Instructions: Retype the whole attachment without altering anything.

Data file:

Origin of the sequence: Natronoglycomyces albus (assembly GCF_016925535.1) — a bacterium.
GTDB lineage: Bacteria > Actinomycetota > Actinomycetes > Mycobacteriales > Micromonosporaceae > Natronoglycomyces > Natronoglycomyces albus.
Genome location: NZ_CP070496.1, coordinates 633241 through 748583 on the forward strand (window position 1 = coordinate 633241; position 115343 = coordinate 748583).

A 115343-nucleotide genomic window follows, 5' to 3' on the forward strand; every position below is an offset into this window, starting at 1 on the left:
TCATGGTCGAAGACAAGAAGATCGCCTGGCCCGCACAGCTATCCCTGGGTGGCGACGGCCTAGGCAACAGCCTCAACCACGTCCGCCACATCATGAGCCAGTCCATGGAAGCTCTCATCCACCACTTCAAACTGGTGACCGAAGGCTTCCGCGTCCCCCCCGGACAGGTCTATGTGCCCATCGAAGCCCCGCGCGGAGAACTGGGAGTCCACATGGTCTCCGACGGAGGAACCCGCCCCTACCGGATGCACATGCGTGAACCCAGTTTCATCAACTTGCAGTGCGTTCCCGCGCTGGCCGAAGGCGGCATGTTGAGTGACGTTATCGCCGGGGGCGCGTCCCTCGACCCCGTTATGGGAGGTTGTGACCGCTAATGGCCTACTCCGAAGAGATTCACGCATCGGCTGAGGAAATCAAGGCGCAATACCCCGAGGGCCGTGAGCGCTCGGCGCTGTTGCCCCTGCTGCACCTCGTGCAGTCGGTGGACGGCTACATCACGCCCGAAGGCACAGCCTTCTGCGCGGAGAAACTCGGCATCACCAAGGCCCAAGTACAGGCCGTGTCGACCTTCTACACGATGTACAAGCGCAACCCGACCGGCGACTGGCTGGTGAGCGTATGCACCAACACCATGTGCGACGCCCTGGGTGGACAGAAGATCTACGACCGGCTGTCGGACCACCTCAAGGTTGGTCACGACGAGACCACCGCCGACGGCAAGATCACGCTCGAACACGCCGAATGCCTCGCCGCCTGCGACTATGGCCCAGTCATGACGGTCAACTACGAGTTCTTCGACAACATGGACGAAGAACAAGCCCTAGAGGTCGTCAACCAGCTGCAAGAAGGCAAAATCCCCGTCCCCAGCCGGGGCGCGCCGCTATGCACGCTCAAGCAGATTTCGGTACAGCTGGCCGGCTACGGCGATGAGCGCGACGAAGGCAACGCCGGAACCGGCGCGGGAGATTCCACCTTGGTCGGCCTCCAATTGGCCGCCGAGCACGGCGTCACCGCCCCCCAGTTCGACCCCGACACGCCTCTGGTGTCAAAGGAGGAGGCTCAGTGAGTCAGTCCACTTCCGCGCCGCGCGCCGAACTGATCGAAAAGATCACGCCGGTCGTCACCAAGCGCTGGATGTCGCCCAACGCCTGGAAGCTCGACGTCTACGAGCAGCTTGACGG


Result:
Origin of the sequence: Natronoglycomyces albus (assembly GCF_016925535.1) — a bacterium.
GTDB lineage: Bacteria > Actinomycetota > Actinomycetes > Mycobacteriales > Micromonosporaceae > Natronoglycomyces > Natronoglycomyces albus.
Genome location: NZ_CP070496.1, coordinates 633241 through 748583 on the forward strand (window position 1 = coordinate 633241; position 115343 = coordinate 748583).

A 115343-nucleotide genomic window follows, 5' to 3' on the forward strand; every position below is an offset into this window, starting at 1 on the left:
TCATGGTCGAAGACAAGAAGATCGCCTGGCCCGCACAGCTATCCCTGGGTGGCGACGGCCTAGGCAACAGCCTCAACCACGTCCGCCACATCATGAGCCAGTCCATGGAAGCTCTCATCCACCACTTCAAACTGGTGACCGAAGGCTTCCGCGTCCCCCCCGGACAGGTCTATGTGCCCATCGAAGCCCCGCGCGGAGAACTGGGAGTCCACATGGTCTCCGACGGAGGAACCCGCCCCTACCGGATGCACATGCGTGAACCCAGTTTCATCAACTTGCAGTGCGTTCCCGCGCTGGCCGAAGGCGGCATGTTGAGTGACGTTATCGCCGGGGGCGCGTCCCTCGACCCCGTTATGGGAGGTTGTGACCGCTAATGGCCTACTCCGAAGAGATTCACGCATCGGCTGAGGAAATCAAGGCGCAATACCCCGAGGGCCGTGAGCGCTCGGCGCTGTTGCCCCTGCTGCACCTCGTGCAGTCGGTGGACGGCTACATCACGCCCGAAGGCACAGCCTTCTGCGCGGAGAAACTCGGCATCACCAAGGCCCAAGTACAGGCCGTGTCGACCTTCTACACGATGTACAAGCGCAACCCGACCGGCGACTGGCTGGTGAGCGTATGCACCAACACCATGTGCGACGCCCTGGGTGGACAGAAGATCTACGACCGGCTGTCGGACCACCTCAAGGTTGGTCACGACGAGACCACCGCCGACGGCAAGATCACGCTCGAACACGCCGAATGCCTCGCCGCCTGCGACTATGGCCCAGTCATGACGGTCAACTACGAGTTCTTCGACAACATGGACGAAGAACAAGCCCTAGAGGTCGTCAACCAGCTGCAAGAAGGCAAAATCCCCGTCCCCAGCCGGGGCGCGCCGCTATGCACGCTCAAGCAGATTTCGGTACAGCTGGCCGGCTACGGCGATGAGCGCGACGAAGGCAACGCCGGAACCGGCGCGGGAGATTCCACCTTGGTCGGCCTCCAATTGGCCGCCGAGCACGGCGTCACCGCCCCCCAGTTCGACCCCGACACGCCTCTGGTGTCAAAGGAGGAGGCTCAGTGAGTCAGTCCACTTCCGCGCCGCGCGCCGAACTGATCGAAAAGATCACGCCGGTCGTCACCAAGCGCTGGATGTCGCCCAACGCCTGGAAGCTCGACGTCTACGAGCAGCTTGACGG